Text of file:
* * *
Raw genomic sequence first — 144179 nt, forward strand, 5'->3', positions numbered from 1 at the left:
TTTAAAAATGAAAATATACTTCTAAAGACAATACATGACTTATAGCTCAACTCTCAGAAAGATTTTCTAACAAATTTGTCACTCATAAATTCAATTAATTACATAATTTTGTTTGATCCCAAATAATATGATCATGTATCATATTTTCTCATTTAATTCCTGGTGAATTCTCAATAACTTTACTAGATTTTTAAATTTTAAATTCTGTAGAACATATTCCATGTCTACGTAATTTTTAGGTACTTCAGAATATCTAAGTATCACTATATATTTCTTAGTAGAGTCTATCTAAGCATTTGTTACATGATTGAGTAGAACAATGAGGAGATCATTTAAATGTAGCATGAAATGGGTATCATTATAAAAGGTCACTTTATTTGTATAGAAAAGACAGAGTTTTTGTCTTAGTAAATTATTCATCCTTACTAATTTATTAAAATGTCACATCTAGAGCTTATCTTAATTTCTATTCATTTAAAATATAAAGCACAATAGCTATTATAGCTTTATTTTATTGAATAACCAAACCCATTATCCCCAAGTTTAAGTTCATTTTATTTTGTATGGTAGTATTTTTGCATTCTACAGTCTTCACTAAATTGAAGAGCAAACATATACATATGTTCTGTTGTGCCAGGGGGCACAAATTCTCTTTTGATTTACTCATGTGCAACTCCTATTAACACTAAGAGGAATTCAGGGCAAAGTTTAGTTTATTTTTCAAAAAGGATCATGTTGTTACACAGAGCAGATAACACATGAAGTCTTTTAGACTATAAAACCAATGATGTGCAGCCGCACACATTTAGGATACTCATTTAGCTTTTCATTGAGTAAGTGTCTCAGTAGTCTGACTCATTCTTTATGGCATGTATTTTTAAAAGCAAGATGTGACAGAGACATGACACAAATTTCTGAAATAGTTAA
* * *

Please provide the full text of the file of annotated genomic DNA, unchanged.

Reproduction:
Raw genomic sequence first — 144179 nt, forward strand, 5'->3', positions numbered from 1 at the left:
TTTAAAAATGAAAATATACTTCTAAAGACAATACATGACTTATAGCTCAACTCTCAGAAAGATTTTCTAACAAATTTGTCACTCATAAATTCAATTAATTACATAATTTTGTTTGATCCCAAATAATATGATCATGTATCATATTTTCTCATTTAATTCCTGGTGAATTCTCAATAACTTTACTAGATTTTTAAATTTTAAATTCTGTAGAACATATTCCATGTCTACGTAATTTTTAGGTACTTCAGAATATCTAAGTATCACTATATATTTCTTAGTAGAGTCTATCTAAGCATTTGTTACATGATTGAGTAGAACAATGAGGAGATCATTTAAATGTAGCATGAAATGGGTATCATTATAAAAGGTCACTTTATTTGTATAGAAAAGACAGAGTTTTTGTCTTAGTAAATTATTCATCCTTACTAATTTATTAAAATGTCACATCTAGAGCTTATCTTAATTTCTATTCATTTAAAATATAAAGCACAATAGCTATTATAGCTTTATTTTATTGAATAACCAAACCCATTATCCCCAAGTTTAAGTTCATTTTATTTTGTATGGTAGTATTTTTGCATTCTACAGTCTTCACTAAATTGAAGAGCAAACATATACATATGTTCTGTTGTGCCAGGGGGCACAAATTCTCTTTTGATTTACTCATGTGCAACTCCTATTAACACTAAGAGGAATTCAGGGCAAAGTTTAGTTTATTTTTCAAAAAGGATCATGTTGTTACACAGAGCAGATAACACATGAAGTCTTTTAGACTATAAAACCAATGATGTGCAGCCGCACACATTTAGGATACTCATTTAGCTTTTCATTGAGTAAGTGTCTCAGTAGTCTGACTCATTCTTTATGGCATGTATTTTTAAAAGCAAGATGTGACAGAGACATGACACAAATTTCTGAAATAGTTAA